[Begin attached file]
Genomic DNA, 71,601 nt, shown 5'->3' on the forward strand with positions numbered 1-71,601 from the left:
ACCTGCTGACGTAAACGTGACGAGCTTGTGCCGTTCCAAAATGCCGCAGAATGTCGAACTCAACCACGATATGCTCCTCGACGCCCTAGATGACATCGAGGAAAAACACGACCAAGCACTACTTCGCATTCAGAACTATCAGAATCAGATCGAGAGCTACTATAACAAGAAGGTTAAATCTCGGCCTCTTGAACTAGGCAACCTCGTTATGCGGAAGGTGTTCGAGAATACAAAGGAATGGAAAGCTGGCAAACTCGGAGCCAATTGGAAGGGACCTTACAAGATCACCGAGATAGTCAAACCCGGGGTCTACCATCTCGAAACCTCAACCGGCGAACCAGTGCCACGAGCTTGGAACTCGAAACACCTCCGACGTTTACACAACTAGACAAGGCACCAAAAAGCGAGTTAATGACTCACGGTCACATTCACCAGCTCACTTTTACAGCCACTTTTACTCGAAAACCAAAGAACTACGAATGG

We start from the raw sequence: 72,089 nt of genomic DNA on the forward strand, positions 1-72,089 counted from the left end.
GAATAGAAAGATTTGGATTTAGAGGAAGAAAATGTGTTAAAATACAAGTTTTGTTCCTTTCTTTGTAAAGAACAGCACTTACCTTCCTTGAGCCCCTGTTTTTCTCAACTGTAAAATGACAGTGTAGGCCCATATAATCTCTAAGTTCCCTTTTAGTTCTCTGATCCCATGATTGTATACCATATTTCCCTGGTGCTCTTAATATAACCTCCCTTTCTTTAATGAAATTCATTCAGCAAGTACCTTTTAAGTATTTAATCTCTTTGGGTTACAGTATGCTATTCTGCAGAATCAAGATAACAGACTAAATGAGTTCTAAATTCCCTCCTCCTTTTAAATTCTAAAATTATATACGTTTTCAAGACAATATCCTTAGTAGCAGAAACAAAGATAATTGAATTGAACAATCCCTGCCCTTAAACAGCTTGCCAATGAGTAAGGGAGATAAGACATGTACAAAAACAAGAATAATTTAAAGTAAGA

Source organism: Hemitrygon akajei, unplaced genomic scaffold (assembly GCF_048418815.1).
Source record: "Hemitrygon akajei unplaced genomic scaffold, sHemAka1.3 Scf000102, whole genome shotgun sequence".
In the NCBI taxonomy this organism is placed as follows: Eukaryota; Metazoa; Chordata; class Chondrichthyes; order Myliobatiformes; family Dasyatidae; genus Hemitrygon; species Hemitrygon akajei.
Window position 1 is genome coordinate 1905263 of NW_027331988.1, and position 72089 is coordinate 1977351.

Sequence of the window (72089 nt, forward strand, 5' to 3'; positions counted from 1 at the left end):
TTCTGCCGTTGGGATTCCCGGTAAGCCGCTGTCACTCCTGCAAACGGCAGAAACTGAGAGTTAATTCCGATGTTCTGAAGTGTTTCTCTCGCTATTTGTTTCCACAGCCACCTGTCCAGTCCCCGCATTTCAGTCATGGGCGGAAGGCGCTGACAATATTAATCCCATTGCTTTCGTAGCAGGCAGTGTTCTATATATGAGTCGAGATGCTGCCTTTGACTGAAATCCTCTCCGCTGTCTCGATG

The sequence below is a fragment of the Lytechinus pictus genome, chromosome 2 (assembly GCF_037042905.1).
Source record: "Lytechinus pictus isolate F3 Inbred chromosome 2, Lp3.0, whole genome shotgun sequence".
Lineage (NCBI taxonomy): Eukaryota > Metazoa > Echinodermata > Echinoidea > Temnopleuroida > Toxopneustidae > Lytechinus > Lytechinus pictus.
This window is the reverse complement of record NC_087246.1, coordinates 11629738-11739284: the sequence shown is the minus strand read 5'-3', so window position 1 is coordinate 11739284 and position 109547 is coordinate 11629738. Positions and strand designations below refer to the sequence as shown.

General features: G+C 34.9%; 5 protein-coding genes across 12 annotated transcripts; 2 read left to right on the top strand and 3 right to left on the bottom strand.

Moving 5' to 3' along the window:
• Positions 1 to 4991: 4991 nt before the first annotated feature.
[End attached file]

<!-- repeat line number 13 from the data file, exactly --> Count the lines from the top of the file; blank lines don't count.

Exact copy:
Lineage (NCBI taxonomy): Eukaryota > Metazoa > Echinodermata > Echinoidea > Temnopleuroida > Toxopneustidae > Lytechinus > Lytechinus pictus.